For several years LiveRamp has operated applications in AWS with a combination of cloudformation stacks, bash/python scripts, and clicking around the management console. While these methods can work in some cases, it did not work for us in the long run — especially if we ever needed to recreate an entire VPC, configuration management stack, application stack, or to update an AMI to the latest packages. This inspired fear and loathing of our AWS stacks. No one wanted to touch or make changes to AMIs, ELBs, and other parts of AWS infrastructure unless it was absolutely necessary. Cloudformation stacks were confusing and our scripts had little error checking. We had no way to easily revert any changes to a known good state. To alleviate these concerns, we landed on a combination of HashiCorp’s terraform and packer.
Terraform the Cloud
At LiveRamp, we have started using terraform to manage some AWS layers including our VPCs, inhouse services, and applications. Terraform is declarative using configuration files. In other words, the configuration files describe what the infrastructure should be (examples). If those configurations are modified and applied, terraform determines how to transition the infrastructure from the current state to the configuration file defined state. These configurations are stored in git allowing us to collaborate on infrastructure changes via pull requests by which we can record changes, and then revert them if necessary. Terraform also allows for a “dry-run”, and can tell you all the changes that it is going to make, allowing you to then apply those reviewed changes to your infrastructure. Features such as these have given us greater confidence in making changes to our AWS infrastructure without incidentally causing outages.
In practice, terraform is easier to use than most tools out there. It does, however have a few drawbacks. For instance, not everything can be defined via configuration files, such as saving the state files to a remote location. We have created wrappers around terraform to add this necessary functionality until terraform does it natively. Additionally, it can be difficult to debug changes or find the source of the error when terraform has an issue with our configuration files. Despite these shortcomings, terraform is working well for us for the few services that we have migrated to AWS.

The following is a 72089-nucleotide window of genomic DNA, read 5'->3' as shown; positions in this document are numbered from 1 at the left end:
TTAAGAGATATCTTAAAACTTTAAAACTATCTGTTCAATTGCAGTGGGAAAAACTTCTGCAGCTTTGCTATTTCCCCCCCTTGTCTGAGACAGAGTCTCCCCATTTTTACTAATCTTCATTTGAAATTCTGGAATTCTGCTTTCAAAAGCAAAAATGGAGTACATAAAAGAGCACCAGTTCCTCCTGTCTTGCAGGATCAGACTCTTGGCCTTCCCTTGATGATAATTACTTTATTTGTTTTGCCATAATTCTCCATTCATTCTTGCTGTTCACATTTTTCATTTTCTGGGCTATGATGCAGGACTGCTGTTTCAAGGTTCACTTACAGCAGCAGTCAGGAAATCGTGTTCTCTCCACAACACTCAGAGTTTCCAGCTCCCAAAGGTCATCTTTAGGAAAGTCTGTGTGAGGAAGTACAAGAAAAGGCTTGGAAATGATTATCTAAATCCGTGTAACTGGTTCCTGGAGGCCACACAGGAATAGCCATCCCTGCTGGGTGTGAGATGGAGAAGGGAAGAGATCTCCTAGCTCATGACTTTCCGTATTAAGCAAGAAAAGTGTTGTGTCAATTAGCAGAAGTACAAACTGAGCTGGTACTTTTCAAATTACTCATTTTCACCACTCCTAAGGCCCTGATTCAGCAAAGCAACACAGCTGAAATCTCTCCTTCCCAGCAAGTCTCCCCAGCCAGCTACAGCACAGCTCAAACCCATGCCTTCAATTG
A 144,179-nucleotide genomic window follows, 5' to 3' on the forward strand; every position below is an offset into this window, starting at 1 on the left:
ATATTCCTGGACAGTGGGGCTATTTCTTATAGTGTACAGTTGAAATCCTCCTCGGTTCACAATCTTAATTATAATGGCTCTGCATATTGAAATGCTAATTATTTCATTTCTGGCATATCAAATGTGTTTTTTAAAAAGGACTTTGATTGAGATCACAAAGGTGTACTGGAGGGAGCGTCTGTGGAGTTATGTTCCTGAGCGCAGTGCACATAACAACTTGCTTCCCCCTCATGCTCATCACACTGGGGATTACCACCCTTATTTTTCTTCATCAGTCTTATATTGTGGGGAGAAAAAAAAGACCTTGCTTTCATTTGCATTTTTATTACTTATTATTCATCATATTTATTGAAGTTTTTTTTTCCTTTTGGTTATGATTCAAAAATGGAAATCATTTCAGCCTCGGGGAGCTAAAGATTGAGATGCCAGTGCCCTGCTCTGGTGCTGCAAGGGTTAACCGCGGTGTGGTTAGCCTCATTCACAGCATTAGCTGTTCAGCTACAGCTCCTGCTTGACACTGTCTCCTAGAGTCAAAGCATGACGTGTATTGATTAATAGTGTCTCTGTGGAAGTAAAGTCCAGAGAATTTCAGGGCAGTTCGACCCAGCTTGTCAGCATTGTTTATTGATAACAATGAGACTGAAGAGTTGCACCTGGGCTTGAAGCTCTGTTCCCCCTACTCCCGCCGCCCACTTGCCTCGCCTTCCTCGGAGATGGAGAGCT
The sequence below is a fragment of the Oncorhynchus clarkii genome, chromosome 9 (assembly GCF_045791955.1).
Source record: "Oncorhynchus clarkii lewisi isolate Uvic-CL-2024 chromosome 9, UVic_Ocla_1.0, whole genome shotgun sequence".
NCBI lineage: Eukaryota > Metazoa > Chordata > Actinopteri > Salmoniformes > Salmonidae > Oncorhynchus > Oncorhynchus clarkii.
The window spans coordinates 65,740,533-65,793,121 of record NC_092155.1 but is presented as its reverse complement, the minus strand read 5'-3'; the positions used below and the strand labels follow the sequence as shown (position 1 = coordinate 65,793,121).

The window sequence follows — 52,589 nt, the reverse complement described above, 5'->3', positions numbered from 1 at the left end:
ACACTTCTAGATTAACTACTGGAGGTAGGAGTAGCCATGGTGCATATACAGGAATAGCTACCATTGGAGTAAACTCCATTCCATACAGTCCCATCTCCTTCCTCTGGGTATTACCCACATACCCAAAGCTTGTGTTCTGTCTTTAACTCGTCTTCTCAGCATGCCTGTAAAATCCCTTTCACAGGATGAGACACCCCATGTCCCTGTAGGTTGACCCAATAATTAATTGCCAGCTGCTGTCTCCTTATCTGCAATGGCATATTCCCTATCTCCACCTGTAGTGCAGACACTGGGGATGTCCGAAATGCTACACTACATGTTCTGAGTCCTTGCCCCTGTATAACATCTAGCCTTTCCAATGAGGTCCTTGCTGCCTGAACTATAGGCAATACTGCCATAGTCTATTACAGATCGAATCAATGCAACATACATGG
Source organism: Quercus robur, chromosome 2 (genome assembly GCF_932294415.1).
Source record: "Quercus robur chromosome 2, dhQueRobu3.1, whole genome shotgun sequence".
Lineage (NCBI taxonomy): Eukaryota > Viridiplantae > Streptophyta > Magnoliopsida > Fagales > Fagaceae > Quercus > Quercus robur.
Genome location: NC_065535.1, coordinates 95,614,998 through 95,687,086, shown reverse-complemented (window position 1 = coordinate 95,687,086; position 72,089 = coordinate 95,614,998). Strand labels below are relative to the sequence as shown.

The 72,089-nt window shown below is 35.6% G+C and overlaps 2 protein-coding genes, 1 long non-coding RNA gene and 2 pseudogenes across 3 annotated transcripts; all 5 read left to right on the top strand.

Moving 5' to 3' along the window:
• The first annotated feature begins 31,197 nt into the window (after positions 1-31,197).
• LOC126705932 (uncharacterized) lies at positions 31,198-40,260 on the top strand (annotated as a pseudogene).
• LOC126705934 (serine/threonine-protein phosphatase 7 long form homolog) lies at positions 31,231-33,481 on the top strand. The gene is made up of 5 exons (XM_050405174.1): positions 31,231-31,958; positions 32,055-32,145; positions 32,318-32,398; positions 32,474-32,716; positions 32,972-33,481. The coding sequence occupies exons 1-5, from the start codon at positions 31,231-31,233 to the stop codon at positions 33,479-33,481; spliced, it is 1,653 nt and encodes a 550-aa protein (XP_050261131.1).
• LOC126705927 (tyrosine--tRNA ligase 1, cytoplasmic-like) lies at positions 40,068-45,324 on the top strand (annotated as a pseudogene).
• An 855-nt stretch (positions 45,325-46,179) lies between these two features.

Bake Those AMIs
Packer is a tool to create reusable images for EC2 instances or templates for virtual machines. We use it to create AMIs for our EC2 instances with our application and OS configurations baked in via chef cookbooks. For each major release of a chef cookbook i.e. 1.2.3 to 2.0.0, packer starts an instance using the previous AMI, runs the chef cookbook, creates a new AMI based on this instance, and tags the new instances with chef cookbook version. For minor and patch releases, the cookbooks are updated on the local chef servers and updated using chef-clients. The baked in cookbook allow us to bring instances up quickly when used in auto-scaling groups and to revert major changes if there is an unforeseen issue with the current AMI. So far, we have not encountered any notable errors with packer, although our use-case is trivial for packer.
We are pleased with terraform and packer in our workflow, and continuously iterate and develop it so that our team can create and modify AWS infrastructure for their services, confidently and without worry. Using this workflow, we successfully deployed an internal service named hank. In future posts, we will dive deeper into our organisation of terraform configurations and our infrastructure workflow.
Let us know in the comments section if you are interested.